I had galfest which I thought was a good answer, but I should have gotten burette.

but cuchifrito/pil/orfe was too obscure, I think, and where two of my mistakes were. (I tried "cucharrito")

Jim in NYC 10:10 PM  

Artlvr wrote: RISHI, short for "maharishi"?

Good guess, you're right. Maha- means roughly "great". Atma means roughly "spirit" or "soul" and "Mahatma" was the nickname of the guy whose descendents, inlaws, etc. have led directly to 25 Across, "One of the Gandhis."

I say "roughly" above because I am by no means an expert, I just wanted to congratulate Artlvr, and I apologize in advance for any errors.

Noam D. Elkies 11:13 PM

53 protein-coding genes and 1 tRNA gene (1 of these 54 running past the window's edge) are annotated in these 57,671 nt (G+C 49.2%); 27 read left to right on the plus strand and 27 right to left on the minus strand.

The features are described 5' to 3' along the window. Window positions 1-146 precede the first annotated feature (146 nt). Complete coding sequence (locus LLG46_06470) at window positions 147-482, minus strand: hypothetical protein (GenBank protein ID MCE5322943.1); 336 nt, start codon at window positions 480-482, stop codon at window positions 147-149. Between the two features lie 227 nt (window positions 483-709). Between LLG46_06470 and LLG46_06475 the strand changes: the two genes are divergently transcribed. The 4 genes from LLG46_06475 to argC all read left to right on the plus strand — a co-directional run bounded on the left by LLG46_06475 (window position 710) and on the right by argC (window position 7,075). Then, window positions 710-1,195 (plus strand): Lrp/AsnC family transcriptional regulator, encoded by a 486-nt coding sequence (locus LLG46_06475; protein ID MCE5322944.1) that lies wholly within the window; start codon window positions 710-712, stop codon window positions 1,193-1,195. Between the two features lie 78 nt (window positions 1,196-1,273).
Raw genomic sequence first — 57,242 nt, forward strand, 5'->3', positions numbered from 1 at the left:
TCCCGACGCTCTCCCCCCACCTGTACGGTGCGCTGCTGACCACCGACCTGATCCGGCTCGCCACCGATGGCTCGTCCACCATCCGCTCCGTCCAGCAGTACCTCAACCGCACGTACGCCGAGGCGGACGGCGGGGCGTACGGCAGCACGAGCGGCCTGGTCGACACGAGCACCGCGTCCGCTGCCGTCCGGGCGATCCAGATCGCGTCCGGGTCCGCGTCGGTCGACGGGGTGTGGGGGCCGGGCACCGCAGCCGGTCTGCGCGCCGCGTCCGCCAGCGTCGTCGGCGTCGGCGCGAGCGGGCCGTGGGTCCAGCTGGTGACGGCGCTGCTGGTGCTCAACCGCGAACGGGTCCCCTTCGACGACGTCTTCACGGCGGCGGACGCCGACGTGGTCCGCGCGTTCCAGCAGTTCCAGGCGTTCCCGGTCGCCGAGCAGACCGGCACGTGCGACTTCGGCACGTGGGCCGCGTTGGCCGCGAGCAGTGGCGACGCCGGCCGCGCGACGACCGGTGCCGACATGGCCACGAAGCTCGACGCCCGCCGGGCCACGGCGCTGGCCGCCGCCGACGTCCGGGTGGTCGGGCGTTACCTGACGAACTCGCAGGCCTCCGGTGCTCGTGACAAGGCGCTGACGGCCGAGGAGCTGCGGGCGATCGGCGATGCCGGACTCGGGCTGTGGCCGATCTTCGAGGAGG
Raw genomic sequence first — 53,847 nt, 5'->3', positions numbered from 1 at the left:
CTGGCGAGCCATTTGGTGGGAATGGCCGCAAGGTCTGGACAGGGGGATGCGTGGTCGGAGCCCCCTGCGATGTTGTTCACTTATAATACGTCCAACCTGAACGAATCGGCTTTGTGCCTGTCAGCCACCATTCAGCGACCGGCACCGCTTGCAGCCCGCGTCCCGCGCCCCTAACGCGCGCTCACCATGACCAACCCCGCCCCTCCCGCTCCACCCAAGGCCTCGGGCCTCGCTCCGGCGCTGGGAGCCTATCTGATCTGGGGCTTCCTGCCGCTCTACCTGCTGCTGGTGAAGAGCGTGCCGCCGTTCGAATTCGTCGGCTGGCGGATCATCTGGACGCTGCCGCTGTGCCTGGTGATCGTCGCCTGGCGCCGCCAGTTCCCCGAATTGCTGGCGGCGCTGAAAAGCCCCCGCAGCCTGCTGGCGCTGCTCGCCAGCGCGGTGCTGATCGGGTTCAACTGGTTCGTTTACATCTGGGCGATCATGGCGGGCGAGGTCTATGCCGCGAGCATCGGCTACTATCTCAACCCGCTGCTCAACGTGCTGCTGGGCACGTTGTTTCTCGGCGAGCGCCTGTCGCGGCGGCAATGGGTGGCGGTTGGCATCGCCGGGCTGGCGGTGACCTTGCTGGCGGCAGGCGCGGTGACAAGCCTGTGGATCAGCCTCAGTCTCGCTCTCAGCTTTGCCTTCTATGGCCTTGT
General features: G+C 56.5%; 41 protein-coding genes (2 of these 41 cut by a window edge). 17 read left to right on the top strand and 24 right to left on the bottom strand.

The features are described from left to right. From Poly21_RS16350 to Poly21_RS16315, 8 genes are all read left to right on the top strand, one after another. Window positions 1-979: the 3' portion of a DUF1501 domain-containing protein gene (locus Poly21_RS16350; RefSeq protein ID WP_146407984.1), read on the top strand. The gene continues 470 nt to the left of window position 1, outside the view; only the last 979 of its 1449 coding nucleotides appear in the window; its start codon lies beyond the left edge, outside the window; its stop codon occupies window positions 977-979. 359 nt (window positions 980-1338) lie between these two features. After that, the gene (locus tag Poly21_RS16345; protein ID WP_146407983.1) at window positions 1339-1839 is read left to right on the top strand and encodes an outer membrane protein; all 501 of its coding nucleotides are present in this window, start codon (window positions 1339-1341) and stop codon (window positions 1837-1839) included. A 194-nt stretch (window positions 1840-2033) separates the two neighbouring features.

Yeah, much tougher than last Saturday's -- almost twice the time and still an error or two. Now that I see it CUCHIFRITO rings a bell (and the recipe is about to induce a GAGFEST), but still the crossings with DIL and ORFE are, well, ORFful. Still, one man's gimme is another's damme and vice versa. C2H4 = ETHYLENE was my first entry (we just had ethlyene as a RIPENING gas, remember?), and I guessed correctly the kind of "thinner" that 15A calls for even though ACETONE didn't come to mind until a bit later (PROW took somewhat longer, as my first thoughts were FONT or POOL); I recognized EXOCET once I had most of the other letters; KIRS was familiar (I've actually seen kir in real life, unlike the GNU which I suspect has no natural habitat outside crosswords and geekdom); ECUADOR was guessed correctly off the C of 15A:ACETONE and the E of the incorrect 1A:SEES RED; and I was actually glad to see a heaping dose of science-y words, even if I too guessed PIPETTE and SENSORY for BURETTE and the unlikely TACTUAL. Between this last error and SWAMI for RISHI, the SE was a mess (except indeed for the lucky coincidences that made TILLERS possible), until GENEVIEVE came to the rescue. Oh, and add PROXIMA to the science-y ledger, as in Proxima Centauri, the closest star to us other than the Sun. It's also guessable from "approximate", and maybe also from the business/law lingo PROXIMO for "next month", which was my initial guess -- NB "next" used to mean the same as "nearest".) On the other hand, Rex's gimme EDITED came very late; it was originally BATHED and didn't click until I had it down to ?D?TED.